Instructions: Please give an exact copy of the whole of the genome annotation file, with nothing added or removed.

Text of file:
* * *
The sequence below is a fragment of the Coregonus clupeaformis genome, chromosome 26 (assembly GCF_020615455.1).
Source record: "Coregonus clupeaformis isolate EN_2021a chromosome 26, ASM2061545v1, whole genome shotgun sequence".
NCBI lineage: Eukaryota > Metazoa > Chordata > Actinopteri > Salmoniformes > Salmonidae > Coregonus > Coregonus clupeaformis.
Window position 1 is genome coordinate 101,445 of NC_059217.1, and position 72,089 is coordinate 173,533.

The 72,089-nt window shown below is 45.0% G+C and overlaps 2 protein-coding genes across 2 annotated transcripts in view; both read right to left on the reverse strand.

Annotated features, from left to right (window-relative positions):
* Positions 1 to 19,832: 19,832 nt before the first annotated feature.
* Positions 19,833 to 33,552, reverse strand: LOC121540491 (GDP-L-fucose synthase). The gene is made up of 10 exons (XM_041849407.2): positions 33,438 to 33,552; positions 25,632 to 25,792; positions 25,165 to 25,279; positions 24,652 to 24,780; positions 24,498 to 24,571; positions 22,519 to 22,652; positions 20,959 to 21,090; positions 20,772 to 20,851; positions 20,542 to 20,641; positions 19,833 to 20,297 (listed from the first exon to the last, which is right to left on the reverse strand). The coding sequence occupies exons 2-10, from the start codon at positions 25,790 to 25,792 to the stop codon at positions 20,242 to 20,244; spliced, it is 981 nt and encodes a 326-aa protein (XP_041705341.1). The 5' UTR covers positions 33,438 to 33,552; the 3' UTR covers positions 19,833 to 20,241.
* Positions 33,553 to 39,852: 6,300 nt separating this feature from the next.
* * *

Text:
The sequence below is a fragment of the Coregonus clupeaformis genome, chromosome 26 (assembly GCF_020615455.1).
Source record: "Coregonus clupeaformis isolate EN_2021a chromosome 26, ASM2061545v1, whole genome shotgun sequence".
NCBI lineage: Eukaryota > Metazoa > Chordata > Actinopteri > Salmoniformes > Salmonidae > Coregonus > Coregonus clupeaformis.
Window position 1 is genome coordinate 101,445 of NC_059217.1, and position 72,089 is coordinate 173,533.

The 72,089-nt window shown below is 45.0% G+C and overlaps 2 protein-coding genes across 2 annotated transcripts in view; both read right to left on the reverse strand.

Annotated features, from left to right (window-relative positions):
* Positions 1 to 19,832: 19,832 nt before the first annotated feature.
* Positions 19,833 to 33,552, reverse strand: LOC121540491 (GDP-L-fucose synthase). The gene is made up of 10 exons (XM_041849407.2): positions 33,438 to 33,552; positions 25,632 to 25,792; positions 25,165 to 25,279; positions 24,652 to 24,780; positions 24,498 to 24,571; positions 22,519 to 22,652; positions 20,959 to 21,090; positions 20,772 to 20,851; positions 20,542 to 20,641; positions 19,833 to 20,297 (listed from the first exon to the last, which is right to left on the reverse strand). The coding sequence occupies exons 2-10, from the start codon at positions 25,790 to 25,792 to the stop codon at positions 20,242 to 20,244; spliced, it is 981 nt and encodes a 326-aa protein (XP_041705341.1). The 5' UTR covers positions 33,438 to 33,552; the 3' UTR covers positions 19,833 to 20,241.
* Positions 33,553 to 39,852: 6,300 nt separating this feature from the next.